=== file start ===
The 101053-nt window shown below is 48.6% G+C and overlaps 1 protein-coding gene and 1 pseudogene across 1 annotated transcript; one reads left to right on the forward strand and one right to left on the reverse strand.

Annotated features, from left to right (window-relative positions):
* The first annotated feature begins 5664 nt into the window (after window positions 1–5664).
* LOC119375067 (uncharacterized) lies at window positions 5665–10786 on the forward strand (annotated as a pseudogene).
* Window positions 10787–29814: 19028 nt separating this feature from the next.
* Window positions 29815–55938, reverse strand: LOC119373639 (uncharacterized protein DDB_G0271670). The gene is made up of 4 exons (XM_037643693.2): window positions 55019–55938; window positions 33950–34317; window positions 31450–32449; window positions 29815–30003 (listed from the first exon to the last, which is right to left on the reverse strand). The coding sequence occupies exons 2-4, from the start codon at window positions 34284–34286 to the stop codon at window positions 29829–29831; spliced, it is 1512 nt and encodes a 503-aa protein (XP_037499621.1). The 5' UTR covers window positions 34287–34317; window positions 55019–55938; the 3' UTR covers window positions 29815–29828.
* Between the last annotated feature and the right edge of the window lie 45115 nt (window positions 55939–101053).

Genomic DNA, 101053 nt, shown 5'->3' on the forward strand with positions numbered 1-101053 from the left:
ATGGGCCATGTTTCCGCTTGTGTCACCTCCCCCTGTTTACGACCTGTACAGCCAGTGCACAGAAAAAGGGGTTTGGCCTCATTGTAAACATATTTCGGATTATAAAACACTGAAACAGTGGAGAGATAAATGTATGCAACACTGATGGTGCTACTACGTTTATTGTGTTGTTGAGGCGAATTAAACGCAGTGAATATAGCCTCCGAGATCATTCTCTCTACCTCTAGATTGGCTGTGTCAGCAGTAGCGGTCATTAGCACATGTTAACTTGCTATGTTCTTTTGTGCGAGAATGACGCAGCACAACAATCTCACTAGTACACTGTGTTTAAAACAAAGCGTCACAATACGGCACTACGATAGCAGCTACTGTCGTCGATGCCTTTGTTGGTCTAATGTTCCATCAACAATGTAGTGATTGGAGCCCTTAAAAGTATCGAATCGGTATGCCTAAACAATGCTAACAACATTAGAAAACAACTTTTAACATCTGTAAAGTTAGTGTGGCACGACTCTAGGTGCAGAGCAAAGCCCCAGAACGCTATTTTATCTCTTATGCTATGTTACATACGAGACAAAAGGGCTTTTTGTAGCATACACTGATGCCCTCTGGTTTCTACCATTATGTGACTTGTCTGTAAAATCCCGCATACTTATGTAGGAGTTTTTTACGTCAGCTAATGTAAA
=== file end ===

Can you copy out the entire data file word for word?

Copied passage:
The 101053-nt window shown below is 48.6% G+C and overlaps 1 protein-coding gene and 1 pseudogene across 1 annotated transcript; one reads left to right on the forward strand and one right to left on the reverse strand.

Annotated features, from left to right (window-relative positions):
* The first annotated feature begins 5664 nt into the window (after window positions 1–5664).
* LOC119375067 (uncharacterized) lies at window positions 5665–10786 on the forward strand (annotated as a pseudogene).
* Window positions 10787–29814: 19028 nt separating this feature from the next.
* Window positions 29815–55938, reverse strand: LOC119373639 (uncharacterized protein DDB_G0271670). The gene is made up of 4 exons (XM_037643693.2): window positions 55019–55938; window positions 33950–34317; window positions 31450–32449; window positions 29815–30003 (listed from the first exon to the last, which is right to left on the reverse strand). The coding sequence occupies exons 2-4, from the start codon at window positions 34284–34286 to the stop codon at window positions 29829–29831; spliced, it is 1512 nt and encodes a 503-aa protein (XP_037499621.1). The 5' UTR covers window positions 34287–34317; window positions 55019–55938; the 3' UTR covers window positions 29815–29828.
* Between the last annotated feature and the right edge of the window lie 45115 nt (window positions 55939–101053).

Genomic DNA, 101053 nt, shown 5'->3' on the forward strand with positions numbered 1-101053 from the left:
ATGGGCCATGTTTCCGCTTGTGTCACCTCCCCCTGTTTACGACCTGTACAGCCAGTGCACAGAAAAAGGGGTTTGGCCTCATTGTAAACATATTTCGGATTATAAAACACTGAAACAGTGGAGAGATAAATGTATGCAACACTGATGGTGCTACTACGTTTATTGTGTTGTTGAGGCGAATTAAACGCAGTGAATATAGCCTCCGAGATCATTCTCTCTACCTCTAGATTGGCTGTGTCAGCAGTAGCGGTCATTAGCACATGTTAACTTGCTATGTTCTTTTGTGCGAGAATGACGCAGCACAACAATCTCACTAGTACACTGTGTTTAAAACAAAGCGTCACAATACGGCACTACGATAGCAGCTACTGTCGTCGATGCCTTTGTTGGTCTAATGTTCCATCAACAATGTAGTGATTGGAGCCCTTAAAAGTATCGAATCGGTATGCCTAAACAATGCTAACAACATTAGAAAACAACTTTTAACATCTGTAAAGTTAGTGTGGCACGACTCTAGGTGCAGAGCAAAGCCCCAGAACGCTATTTTATCTCTTATGCTATGTTACATACGAGACAAAAGGGCTTTTTGTAGCATACACTGATGCCCTCTGGTTTCTACCATTATGTGACTTGTCTGTAAAATCCCGCATACTTATGTAGGAGTTTTTTACGTCAGCTAATGTAAA